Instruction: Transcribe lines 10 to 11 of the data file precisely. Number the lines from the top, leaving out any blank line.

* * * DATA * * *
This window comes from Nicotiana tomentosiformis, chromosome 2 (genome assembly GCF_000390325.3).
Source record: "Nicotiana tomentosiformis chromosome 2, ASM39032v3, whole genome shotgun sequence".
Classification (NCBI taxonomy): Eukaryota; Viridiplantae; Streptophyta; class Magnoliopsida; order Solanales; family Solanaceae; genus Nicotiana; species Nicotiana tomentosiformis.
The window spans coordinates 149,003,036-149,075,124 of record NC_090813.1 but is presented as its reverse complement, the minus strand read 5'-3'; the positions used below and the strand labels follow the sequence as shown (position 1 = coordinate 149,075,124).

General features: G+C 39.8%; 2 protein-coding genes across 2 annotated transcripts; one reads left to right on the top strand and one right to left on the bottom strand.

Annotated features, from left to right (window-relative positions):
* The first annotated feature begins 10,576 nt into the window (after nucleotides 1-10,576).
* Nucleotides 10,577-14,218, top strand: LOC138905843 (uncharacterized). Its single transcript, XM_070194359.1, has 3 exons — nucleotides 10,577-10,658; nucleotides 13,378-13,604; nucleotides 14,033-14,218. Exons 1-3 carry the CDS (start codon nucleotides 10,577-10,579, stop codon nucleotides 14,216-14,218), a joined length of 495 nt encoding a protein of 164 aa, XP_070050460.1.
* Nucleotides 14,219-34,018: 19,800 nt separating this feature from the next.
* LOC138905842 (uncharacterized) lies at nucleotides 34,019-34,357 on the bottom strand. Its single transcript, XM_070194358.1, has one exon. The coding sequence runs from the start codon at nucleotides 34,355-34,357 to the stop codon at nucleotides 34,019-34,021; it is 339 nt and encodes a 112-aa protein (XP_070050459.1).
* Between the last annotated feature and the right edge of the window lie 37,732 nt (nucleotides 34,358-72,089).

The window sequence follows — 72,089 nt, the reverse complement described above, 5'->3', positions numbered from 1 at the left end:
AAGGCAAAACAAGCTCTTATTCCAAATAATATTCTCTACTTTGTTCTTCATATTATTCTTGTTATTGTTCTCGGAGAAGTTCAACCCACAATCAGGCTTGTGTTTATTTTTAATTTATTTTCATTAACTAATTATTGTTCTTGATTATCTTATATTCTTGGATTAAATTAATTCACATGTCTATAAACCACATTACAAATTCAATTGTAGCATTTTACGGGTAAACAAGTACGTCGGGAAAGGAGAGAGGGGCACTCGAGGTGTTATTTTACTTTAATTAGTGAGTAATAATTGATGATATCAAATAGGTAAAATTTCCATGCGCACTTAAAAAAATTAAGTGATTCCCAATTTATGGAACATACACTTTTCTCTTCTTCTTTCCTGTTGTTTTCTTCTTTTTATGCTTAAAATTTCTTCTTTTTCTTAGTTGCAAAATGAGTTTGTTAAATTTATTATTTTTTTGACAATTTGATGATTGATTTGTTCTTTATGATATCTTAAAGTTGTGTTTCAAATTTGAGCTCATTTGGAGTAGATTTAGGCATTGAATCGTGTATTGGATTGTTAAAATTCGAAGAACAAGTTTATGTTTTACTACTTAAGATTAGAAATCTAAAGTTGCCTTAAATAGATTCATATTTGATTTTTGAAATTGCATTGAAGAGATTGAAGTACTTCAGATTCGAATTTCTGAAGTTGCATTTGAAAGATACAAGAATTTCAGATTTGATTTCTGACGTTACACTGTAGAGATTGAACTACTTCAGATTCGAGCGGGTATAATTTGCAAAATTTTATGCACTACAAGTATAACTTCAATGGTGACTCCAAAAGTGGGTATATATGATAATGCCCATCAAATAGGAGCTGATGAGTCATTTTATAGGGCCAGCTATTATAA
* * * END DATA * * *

* LOC138905842 (uncharacterized) lies at nucleotides 34,019-34,357 on the bottom strand. Its single transcript, XM_070194358.1, has one exon. The coding sequence runs from the start codon at nucleotides 34,355-34,357 to the stop codon at nucleotides 34,019-34,021; it is 339 nt and encodes a 112-aa protein (XP_070050459.1).
* Between the last annotated feature and the right edge of the window lie 37,732 nt (nucleotides 34,358-72,089).